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Aries

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Maybe things were different back then? As for driving, I've got 59 years of being a licensed driver, including two years with a motor scooter license, and I can possibly say that for most of those years there has been a state statute on insurance for vehicles. Is one forced to buy insurance? Perhaps not, but get stopped by the police without it and one is subject to a fine for (get this) "violating the law."
Didn't they also pass a law a few years ago that if you are pulled over without insurance they can confiscate your vehicle?
 

RugersGR8

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TerryMiller

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Didn't they also pass a law a few years ago that if you are pulled over without insurance they can confiscate your vehicle?

If they did, it would be something that doesn't show up on one's criminal record, thus I probably wouldn't have known of it.

But then, I've not worked for the state for almost 5 years now. Who knows what the legislature has done since then.
 

jfssms

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Terry things are very different now. I don't like a lot of it. I owned the Queen Ann cafeteria in OKC. That's me.
 

dennishoddy

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I will make this very plain, i began driving in 1975 and wasn't forced to have Auto or Health Insurance. Is your
mind worst than mine?

If you drove in 75 you were required to have insurance. I was required to have it driving before that date.
Health insurance was optional. Not all employers offered it like now.
During World War II, the federal government was wary of post-war inflation. The administration saw the terrible devastation hyperinflation wreaked on post-World War I Germany and they were determined to hold it at bay through wage and price controls which they instituted during the war. In reaction to the wage controls, many labor groups planned to go on strike en masse. In order to avert the strike, in a concession to the labor groups, the War Labor Board exempted employer-paid health benefits from wage controls and income tax.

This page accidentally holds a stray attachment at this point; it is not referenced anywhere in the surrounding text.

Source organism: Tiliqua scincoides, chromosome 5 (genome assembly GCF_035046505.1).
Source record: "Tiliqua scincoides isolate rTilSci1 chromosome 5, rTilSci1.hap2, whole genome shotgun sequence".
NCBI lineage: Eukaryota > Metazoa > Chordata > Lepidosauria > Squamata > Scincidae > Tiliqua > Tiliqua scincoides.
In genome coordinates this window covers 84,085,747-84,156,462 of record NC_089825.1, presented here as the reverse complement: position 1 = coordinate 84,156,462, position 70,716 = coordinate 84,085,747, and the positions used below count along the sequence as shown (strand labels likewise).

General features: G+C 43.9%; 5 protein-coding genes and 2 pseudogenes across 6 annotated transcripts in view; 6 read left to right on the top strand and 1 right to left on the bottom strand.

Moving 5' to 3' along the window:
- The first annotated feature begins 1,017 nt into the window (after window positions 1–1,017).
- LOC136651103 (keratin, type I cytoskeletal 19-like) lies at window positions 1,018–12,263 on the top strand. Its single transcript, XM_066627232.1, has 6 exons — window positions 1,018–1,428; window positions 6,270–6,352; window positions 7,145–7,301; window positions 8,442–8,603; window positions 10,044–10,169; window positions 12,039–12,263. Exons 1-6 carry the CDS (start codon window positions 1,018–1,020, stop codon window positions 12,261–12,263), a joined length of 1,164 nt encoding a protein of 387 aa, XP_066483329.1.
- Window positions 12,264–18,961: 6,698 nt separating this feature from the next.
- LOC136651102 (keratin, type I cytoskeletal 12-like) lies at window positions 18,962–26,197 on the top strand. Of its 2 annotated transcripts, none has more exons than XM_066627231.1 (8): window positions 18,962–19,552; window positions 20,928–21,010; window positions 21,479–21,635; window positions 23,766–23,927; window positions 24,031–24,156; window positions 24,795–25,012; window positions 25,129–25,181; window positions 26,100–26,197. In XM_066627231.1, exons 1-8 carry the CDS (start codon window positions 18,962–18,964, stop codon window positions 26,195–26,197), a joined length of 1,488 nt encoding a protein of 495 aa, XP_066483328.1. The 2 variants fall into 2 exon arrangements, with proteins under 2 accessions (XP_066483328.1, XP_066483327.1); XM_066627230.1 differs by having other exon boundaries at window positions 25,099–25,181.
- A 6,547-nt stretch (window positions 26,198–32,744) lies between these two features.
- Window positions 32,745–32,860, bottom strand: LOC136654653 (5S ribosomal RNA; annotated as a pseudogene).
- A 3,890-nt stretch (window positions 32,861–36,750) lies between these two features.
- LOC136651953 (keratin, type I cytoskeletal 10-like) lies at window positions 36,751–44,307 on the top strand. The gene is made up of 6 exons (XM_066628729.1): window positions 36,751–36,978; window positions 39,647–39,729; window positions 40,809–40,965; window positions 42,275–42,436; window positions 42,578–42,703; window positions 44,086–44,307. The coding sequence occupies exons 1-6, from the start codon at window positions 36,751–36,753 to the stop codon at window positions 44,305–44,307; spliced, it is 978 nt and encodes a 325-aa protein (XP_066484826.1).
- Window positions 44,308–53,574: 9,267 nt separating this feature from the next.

This historical accident created a tax advantage that drove enormous demand for employer-provided health insurance plans over the previously more common individual health insurance. Employers received a 100% tax deduction while the benefits employees received were exempt from federal, state, and city taxation.
https://www.peoplekeep.com/blog/par...r-provided-health-insurance-post-world-war-ii
 

jfssms

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If you drove in 75 you were required to have insurance. I was required to have it driving before that date.
Health insurance was optional. Not all employers offered it like now.
During World War II, the federal government was wary of post-war inflation. The administration saw the terrible devastation hyperinflation wreaked on post-World War I Germany and they were determined to hold it at bay through wage and price controls which they instituted during the war. In reaction to the wage controls, many labor groups planned to go on strike en masse. In order to avert the strike, in a concession to the labor groups, the War Labor Board exempted employer-paid health benefits from wage controls and income tax.

This historical accident created a tax advantage that drove enormous demand for employer-provided health insurance plans over the previously more common individual health insurance. Employers received a 100% tax deduction while the benefits employees received were exempt from federal, state, and city taxation.
https://www.peoplekeep.com/blog/par...r-provided-health-insurance-post-world-war-ii
Okay Dennis.
 

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